Diaries and Letters Vol. 3 (1945-1962)

Harold Nicolson
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ISBN 9780571250486 Format Paperback
Published 19/03/2009 Length 458 pages

About Book

Harold Nicolson's Diaries and Letters, spanning the years 1930 to 1962, were first published in three volumes, and it is in this format Faber Finds is reissuing them. The one-volume abridgement available in paperback from Phoenix is practical, and in itself a superb piece of compression, but such a great work, one of the major diaries of the twentieth-century, deserves also to be available in its full original incarnation.

In this third volume we see Harold Nicolson, though no longer a Member of Parliament, still deeply involved in public affairs. He joins the Labour Party: he attends the Nuremberg trials: he broadcasts from Paris on the three-months peace-conference of 1946, and he gives an illuminating account of the Suez crisis. But perhaps the most valuable political aspect of this volume, as with the others, is the portraits and private conversation of leading statesmen: Churchill in advancing age, Macmillan on his way up and as Prime Minister, Eden, Smuts, Bevin and many others.

'One of the best diaries in the language' Michael Foot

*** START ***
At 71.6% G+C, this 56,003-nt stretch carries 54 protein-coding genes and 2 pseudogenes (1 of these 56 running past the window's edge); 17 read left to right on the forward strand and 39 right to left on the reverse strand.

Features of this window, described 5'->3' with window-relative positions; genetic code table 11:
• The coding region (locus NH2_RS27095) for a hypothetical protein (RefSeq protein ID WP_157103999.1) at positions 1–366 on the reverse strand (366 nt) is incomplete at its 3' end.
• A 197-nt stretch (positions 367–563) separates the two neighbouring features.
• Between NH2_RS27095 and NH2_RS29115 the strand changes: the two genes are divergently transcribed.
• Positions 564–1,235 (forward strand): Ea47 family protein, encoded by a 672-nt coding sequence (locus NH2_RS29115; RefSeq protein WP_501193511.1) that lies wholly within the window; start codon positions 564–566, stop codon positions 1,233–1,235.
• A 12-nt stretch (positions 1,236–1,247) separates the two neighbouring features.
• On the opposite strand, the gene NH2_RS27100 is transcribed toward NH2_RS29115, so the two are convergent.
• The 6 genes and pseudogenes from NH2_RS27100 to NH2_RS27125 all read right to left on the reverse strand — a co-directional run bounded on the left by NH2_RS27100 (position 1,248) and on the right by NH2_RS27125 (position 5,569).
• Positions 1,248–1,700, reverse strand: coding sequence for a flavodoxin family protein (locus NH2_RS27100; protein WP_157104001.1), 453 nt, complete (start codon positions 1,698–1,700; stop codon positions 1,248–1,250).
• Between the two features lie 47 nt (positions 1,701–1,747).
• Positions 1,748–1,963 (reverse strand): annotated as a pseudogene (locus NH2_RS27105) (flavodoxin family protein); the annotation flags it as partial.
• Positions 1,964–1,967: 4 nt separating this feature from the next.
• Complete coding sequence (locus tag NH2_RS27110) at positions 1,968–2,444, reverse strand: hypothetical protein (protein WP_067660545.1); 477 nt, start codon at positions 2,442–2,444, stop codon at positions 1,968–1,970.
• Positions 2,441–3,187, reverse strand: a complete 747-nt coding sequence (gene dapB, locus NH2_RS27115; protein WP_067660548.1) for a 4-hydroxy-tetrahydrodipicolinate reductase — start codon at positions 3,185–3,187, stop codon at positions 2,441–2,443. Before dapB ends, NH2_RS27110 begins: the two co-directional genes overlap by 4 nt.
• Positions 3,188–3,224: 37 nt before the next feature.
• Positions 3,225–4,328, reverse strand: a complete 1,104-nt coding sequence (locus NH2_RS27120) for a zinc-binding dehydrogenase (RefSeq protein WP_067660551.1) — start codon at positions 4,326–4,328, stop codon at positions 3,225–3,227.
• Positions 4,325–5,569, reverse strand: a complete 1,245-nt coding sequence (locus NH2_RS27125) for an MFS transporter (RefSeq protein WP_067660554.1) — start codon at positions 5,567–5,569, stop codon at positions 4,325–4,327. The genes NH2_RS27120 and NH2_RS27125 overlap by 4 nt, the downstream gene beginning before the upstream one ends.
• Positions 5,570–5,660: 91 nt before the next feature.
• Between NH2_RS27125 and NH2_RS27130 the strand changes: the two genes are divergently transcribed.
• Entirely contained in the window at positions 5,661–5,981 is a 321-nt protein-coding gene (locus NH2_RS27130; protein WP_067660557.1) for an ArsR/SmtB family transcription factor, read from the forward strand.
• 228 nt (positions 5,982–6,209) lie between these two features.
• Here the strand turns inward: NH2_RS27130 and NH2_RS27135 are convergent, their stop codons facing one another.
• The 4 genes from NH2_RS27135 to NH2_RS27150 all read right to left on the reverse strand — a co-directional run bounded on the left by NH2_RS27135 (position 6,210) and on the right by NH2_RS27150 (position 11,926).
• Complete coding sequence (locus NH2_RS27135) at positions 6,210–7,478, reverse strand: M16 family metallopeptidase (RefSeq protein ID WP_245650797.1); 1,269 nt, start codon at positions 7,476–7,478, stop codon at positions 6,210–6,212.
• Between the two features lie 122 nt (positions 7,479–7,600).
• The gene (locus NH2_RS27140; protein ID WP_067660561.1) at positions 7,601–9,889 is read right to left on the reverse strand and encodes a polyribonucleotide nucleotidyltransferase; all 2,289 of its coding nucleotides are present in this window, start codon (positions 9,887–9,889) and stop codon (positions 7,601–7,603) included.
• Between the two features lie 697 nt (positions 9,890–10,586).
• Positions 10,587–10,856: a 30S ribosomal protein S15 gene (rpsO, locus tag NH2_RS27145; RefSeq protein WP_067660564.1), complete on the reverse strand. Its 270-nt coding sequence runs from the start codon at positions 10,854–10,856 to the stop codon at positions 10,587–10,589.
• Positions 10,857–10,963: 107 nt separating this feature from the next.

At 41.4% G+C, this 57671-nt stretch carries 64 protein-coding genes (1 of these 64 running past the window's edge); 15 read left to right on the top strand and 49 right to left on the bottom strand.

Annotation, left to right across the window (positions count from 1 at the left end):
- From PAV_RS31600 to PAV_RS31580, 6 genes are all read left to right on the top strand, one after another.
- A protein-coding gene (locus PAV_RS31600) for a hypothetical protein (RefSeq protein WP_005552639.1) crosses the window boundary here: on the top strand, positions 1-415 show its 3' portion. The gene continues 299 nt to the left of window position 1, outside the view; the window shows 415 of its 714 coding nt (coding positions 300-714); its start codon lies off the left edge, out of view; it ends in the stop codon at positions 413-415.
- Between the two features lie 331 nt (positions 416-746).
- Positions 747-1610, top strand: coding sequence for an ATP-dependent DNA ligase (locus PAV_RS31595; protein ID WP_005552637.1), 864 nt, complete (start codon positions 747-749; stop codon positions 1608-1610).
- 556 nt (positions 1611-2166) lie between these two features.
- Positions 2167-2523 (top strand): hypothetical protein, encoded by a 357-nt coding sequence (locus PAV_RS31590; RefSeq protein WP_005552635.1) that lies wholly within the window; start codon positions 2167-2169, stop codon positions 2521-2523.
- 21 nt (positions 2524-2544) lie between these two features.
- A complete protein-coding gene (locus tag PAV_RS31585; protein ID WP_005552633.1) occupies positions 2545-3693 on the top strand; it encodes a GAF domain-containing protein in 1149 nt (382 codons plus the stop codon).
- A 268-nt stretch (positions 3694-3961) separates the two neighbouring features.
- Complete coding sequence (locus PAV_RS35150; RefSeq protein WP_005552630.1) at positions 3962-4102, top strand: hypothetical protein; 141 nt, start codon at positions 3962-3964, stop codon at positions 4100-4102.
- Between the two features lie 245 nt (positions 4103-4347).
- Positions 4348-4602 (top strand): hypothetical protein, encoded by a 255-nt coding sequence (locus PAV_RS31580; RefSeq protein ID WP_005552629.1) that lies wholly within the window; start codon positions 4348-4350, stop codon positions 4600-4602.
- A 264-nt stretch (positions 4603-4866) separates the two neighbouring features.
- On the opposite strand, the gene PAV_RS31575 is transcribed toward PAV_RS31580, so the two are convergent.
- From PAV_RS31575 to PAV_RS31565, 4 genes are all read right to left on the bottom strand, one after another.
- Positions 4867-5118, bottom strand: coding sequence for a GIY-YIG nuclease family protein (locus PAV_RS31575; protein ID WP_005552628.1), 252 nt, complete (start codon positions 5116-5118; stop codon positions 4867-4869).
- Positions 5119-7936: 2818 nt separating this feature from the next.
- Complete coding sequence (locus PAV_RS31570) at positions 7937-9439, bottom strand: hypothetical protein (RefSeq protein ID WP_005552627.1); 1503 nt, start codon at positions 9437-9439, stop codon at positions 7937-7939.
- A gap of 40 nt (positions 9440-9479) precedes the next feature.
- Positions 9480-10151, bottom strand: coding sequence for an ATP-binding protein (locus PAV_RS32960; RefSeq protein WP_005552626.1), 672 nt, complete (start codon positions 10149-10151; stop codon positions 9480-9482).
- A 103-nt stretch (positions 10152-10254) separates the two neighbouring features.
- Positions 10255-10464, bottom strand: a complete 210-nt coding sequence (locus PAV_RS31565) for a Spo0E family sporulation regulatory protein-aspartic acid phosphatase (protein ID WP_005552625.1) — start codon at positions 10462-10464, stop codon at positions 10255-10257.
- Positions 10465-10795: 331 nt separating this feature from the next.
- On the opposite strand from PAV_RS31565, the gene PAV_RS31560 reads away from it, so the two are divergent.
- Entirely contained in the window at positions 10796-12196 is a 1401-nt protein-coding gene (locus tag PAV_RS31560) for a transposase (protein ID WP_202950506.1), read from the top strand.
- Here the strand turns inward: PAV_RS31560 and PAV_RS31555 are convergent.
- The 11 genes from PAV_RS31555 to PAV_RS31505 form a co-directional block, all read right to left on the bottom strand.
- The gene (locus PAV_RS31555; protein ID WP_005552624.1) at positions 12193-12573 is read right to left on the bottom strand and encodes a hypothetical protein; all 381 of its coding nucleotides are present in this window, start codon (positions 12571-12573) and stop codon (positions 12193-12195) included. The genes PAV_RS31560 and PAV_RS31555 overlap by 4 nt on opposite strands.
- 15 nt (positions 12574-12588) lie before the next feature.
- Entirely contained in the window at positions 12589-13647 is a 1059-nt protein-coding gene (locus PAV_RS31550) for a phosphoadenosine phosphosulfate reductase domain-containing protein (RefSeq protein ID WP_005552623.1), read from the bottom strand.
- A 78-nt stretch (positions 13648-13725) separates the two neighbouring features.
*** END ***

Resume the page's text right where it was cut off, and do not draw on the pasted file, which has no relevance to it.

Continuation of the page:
'Nowhere are his style and cultivation more truly reflected than in his diaries and letters, edited with skill and candour by his son Nigel . . . Full of witty and intimate pictures of the famous and immediate comments on the great events of the time, they were very much more than a record of classy hobnobbings, for few excelled Nicolson in the art of self-revelation and no lesser diarist could have made so moving and fascinating a thing of the relationship between himself and his wife, Vita Sackville-West, and his sons.' The Times

  • About Harold Nicolson

    Harold Nicolson (1886-1968) was a man of manifold talents: a diplomat, politician, journalist, broadcaster, historian, biographer, diarist, novelist, lecturer, literary critic, essayist and gardener. Perhaps most celebrated for his Diaries (reissued by Faber Finds in their original three volumes), they run the risk of obscuring the excellence of his other books. He wrote over thirty: Some People, Sir Arthur Nicolson, Peacemaking, 1919, Curzon, The Last Phase, 1919-1925, and The Congress of Vienna are all being reissued in Faber Finds.

    Harold Nicolson was educated at Wellington and at Balliol College, Oxford. He joined the Foreign Office in 1909, and in 1913 married the writer Vita Sackville-West. He was a member of the British delegation to the Versailles Peace Conference in 1919. He left the Foreign Office in 1929, and in 1935 he was elected National Labour Member of Parliament for West Leicester. In 1940 he was appointed a Junior Minister in Churchill's wartime government.

    In his eulogy, John Sparrow, with affectionate aptness, described Harold Nicolson as 'a nineteenth-century Whig leading an eighteenth-century existence in the twentieth-century.'

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